Therefore, I am a big proponent of trying to ‘under image’ rather than ‘over image’ patients’ photos. Meaning, I would rather show a rhinoplasty patient a more conservative computer enhanced image that they would be satisfied with after cosmetic nose surgery. If I can provide them an even better result than the computer image, then great. But I would want the patient going into surgery with the mindset they will still be content with the more conservative result as imaged with the computer program.
With the above imaged photos presented to her, this patient was quite happy with the surgical goals I had outlined and was ready to proceed with her rhinoplasty surgery.
Rhinoplasty Hump Reduction
One of the main goals in this particular case was to reduce the dorsal hump – or bump along the upper bridge. As was shown to her in the imaged photos, the goal was to create a straighter looking profile view without over-reducing her bridge, thus avoiding a scooped appearance. This was done during her surgery using a rasping technique whereby the excess bony prominence is sanded down. Once this was done, the nasal bones were then fractured, or intentionally broken, to narrow the bridge. If the nasal bones were not broken in her case, the nose would appear much wider from the front since the bridge height was taken down.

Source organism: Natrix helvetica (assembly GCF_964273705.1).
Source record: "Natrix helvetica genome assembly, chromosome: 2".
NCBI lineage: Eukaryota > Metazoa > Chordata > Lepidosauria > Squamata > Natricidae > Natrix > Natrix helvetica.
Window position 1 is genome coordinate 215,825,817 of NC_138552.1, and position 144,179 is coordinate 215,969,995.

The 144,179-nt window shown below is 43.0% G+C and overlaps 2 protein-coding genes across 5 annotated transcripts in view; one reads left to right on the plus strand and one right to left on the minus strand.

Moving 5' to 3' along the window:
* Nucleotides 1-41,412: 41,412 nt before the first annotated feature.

This part of her rhinoplasty procedures brings up a great point that is worth further discussion. Unfortunately, many patients (and even plastic surgeons) are under the false impression that hump reduction rhinoplasty, or removal of a hump from the nose, is a ‘simple thing’ to perform. In fact, I hear it all the time from my patients that other surgeons comment to them regarding how easy it is to ‘just take down the bump’ on the bridge of their nose. Sadly, it is this type of erroneous thinking that is what gets many patients (and plastic surgeons) into trouble. The cold, hard truth is that hump reduction in rhinoplasty is one of the most challenging types of cosmetic nose surgery to perform while achieving consistently, beautiful results.